Hacking your way to continuous innovation

- June 6, 2014 4 MIN READ

There are numerous activities that an organisation or corporation can engage in to push aside traditional thinking, and try to ingrain a culture of continuous innovation.

Hackathons are a popular choice at the moment, and contrary to popular belief, they don’t just have to be about technology.

Hackathons are about solving high value problems through collaboration. And, it’s encouraged that the ‘skills pool’ or human capital in attendance is as diverse as possible.

This type of event typically runs for a set period of time and my suggestion is to start with a full day and work your way up to longer events down the track.

The format is entirely up to you but here’s a quick example:

9:00 – 9:15am

Begin with a high-level overview of the event, the structure, the objectives and the prizes (yes you should give prizes out at the end of the day, but more on that later). The purpose is to set the context for what you’re all there trying to achieve. It’s important to highlight the highest value problems; these should have been identified earlier, and you must believe they can be, or can be well along their way to being, solved by the end of the day. It’s also important to highlight the importance of diversity within a team and the value all participants bring.

9:15 – 9:45am

Give at least half an hour for participants to pitch their ideas and potential solutions to garner interest among other participants and help them form diverse teams capable of delivering something tangible within the next 6-7 hours. Allow participants to gravitate to the problems and groups, they prefer or believe is worth solving the most.

9:45 – 10:00am

After all the ideas have been pitched, it’s time to give everyone a few moments to officially form their teams. Again, the importance of diversity can’t be overstated here. Ideally teams will be built with the capability to assess the problem, incubate the idea, build a solution and take it to market. You’re effectively building a mini-startup team in fifteen minutes. One way to encourage diversity could be to suggest colleagues to separate.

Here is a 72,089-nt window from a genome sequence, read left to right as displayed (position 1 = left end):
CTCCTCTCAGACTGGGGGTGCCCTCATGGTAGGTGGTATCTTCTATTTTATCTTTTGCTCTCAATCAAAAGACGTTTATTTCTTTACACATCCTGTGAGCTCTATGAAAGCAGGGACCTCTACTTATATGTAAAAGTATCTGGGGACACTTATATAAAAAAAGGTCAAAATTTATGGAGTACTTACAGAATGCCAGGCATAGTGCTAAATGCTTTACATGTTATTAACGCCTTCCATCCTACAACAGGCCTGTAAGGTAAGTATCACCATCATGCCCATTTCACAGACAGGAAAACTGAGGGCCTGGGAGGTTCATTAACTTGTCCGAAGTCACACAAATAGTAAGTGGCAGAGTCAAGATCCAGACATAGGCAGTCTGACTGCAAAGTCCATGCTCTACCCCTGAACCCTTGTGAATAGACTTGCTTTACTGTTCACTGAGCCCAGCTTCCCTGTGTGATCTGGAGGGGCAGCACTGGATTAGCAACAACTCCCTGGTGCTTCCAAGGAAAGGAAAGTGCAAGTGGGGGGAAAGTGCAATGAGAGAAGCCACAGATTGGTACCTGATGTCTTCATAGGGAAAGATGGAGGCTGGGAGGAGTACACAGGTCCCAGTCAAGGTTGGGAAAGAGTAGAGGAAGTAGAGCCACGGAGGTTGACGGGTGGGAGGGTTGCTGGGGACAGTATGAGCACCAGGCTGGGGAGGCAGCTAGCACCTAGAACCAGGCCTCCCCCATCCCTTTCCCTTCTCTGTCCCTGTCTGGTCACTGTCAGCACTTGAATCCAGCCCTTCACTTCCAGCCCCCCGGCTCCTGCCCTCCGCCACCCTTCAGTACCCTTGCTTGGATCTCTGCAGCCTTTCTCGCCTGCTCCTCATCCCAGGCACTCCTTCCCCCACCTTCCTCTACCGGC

10:00am – 4:00pm

Time to hack! Although this is a relatively short exercise, the expectation is that teams can build a high-fidelity MVP (minimum viable product) within this time frame. If the solution the team is building is customer facing, ideally they’ll speak to a few prospective customers. If it’s an internal solution, expect the teams to speak to some internal stakeholders quickly, get their thoughts on what they’re doing and use those thoughts to help them keep moving forward. If there are internal stakeholders in the team working on the issue, this can be of assistance.

4:00 – 5:00pm

It’s time for the teams to get in front of the crowd and demonstrate what they’ve done. The team will talk about the problem, the steps they took to solve it, the prototype they’ve managed to build and any customer or internal stakeholder validation they’ve managed to achieve.

Typically, there is a vote to decide the winners of the day’s festivities. However, going against the grain, my suggestion is that a more formal assessment is completed on the day’s work to decide the winners.

This is not a popularity contest; it’s about identifying high-value problems and proving a potential solutions validity.

In order to do that, you’re going to need to assess what the team achieved during the day, outside of just the prototype they built. Their prototype should address the problem.


My suggestion is that each team is given a number of Business Model Canvases. At the start of the day, the team will plot their starting hypotheses, and throughout the day it’s the team’s job (this is why you need diversity and not just engineers and developers) to prove or disprove the validity of as many of those business model assumptions as they can.

This is seriously hard work, but it will get the teams in startup mode.

Again, whether the solution is customer facing or internal, certain team members will need to speak face to face with potential customers or internal stakeholders to try and prove or disprove their business model assumptions.

Then, during their demonstration, the team is given the opportunity to discuss the evolution of their business model canvas. They’ll talk about the tests they conducted to validate their hypothesis and the end result or their experiments. The conversations with customers or internal stakeholders will also align with the development of the prototype or MVP.

This means that the winner of the day will be the team who has progressed their business model canvas the furthest and added the most potential value to the organisation.

Here’s where it get’s really interesting. Once the winner is selected, don’t give them wine or a holiday. Give them the opportunity to pursue that solution, and the business model that surrounds it for a set period of time. And, track their progress on a daily, weekly and monthly basis by following the same format.

This is what’s now known as evidence-based entrepreneurship and this process is equally effective internally for a corporation as it is within an external startup.

So, if you want to become an organisation or corporation where continuous innovation is not only valued but also truly ingrained in your culture and your people, run some Hackathons with a similar format to the example given above.